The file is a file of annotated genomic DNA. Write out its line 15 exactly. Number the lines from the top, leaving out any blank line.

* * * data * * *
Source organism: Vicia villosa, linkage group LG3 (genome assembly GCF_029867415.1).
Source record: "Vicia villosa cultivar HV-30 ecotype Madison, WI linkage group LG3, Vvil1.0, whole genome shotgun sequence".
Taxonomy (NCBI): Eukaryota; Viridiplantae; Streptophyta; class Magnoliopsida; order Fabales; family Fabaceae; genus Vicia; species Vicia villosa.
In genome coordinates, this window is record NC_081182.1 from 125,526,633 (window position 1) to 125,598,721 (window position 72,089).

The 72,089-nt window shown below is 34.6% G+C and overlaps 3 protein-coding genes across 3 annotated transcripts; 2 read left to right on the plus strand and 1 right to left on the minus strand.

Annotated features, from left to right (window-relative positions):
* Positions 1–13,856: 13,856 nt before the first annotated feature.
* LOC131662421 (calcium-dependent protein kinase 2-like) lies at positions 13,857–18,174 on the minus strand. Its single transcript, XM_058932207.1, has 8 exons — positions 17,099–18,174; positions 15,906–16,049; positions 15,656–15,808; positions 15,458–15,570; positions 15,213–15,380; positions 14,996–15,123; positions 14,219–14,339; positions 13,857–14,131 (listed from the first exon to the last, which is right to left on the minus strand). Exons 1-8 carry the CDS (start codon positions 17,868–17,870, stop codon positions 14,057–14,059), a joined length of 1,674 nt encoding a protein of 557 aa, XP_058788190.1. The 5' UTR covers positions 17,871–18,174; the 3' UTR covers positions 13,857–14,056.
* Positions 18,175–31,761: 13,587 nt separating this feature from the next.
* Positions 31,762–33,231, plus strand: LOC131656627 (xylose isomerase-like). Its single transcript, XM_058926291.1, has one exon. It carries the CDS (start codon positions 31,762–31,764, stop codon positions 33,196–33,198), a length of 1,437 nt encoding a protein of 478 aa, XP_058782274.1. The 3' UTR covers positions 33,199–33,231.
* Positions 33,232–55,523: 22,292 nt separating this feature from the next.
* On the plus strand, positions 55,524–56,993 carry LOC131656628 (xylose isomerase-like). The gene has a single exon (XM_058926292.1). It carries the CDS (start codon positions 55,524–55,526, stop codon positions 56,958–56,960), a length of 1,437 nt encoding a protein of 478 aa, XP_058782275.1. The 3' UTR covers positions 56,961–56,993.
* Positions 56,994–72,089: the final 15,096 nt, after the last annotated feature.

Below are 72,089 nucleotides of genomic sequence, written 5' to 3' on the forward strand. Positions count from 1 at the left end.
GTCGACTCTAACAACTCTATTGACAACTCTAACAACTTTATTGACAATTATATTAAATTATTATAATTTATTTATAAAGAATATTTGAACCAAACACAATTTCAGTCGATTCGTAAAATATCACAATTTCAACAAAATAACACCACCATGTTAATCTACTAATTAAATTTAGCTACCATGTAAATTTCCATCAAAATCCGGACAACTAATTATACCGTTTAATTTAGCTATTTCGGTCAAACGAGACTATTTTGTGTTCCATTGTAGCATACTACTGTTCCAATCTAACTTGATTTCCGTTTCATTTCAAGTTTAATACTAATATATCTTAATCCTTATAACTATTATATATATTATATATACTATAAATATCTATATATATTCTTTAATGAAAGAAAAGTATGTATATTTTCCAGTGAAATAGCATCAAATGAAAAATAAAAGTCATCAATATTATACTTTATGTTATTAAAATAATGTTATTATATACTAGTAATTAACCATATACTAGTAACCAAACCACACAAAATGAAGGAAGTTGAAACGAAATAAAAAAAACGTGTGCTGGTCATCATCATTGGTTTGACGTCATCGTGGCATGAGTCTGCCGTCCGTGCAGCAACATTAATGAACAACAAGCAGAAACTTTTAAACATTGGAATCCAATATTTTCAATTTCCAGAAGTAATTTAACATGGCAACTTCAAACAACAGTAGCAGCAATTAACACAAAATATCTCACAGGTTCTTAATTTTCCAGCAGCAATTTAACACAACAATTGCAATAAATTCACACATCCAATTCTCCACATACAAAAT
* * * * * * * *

GTCGACTCTAACAACTCTATTGACAACTCTAACAACTTTATTGACAATTATATTAAATTATTATAATTTATTTATAAAGAATATTTGAACCAAACACAATTTCAGTCGATTCGTAAAATATCACAATTTCAACAAAATAACACCACCATGTTAATCTACTAATTAAATTTAGCTACCATGTAAATTTCCATCAAAATCCGGACAACTAATTATACCGTTTAATTTAGCTATTTCGGTCAAACGAGACTATTTTGTGTTCCATTGTAGCATACTACTGTTCCAATCTAACTTGATTTCCGTTTCATTTCAAGTTTAATACTAATATATCTTAATCCTTATAACTATTATATATATTATATATACTATAAATATCTATATATATTCTTTAATGAAAGAAAAGTATGTATATTTTCCAGTGAAATAGCATCAAATGAAAAATAAAAGTCATCAATATTATACTTTATGTTATTAAAATAATGTTATTATATACTAGTAATTAACCATATACTAGTAACCAAACCACACAAAATGAAGGAAGTTGAAACGAAATAAAAAAAACGTGTGCTGGTCATCATCATTGGTTTGACGTCATCGTGGCATGAGTCTGCCGTCCGTGCAGCAACATTAATGAACAACAAGCAGAAACTTTTAAACATTGGAATCCAATATTTTCAATTTCCAGAAGTAATTTAACATGGCAACTTCAAACAACAGTAGCAGCAATTAACACAAAATATCTCACAGGTTCTTAATTTTCCAGCAGCAATTTAACACAACAATTGCAATAAATTCACACATCCAATTCTCCACATACAAAAT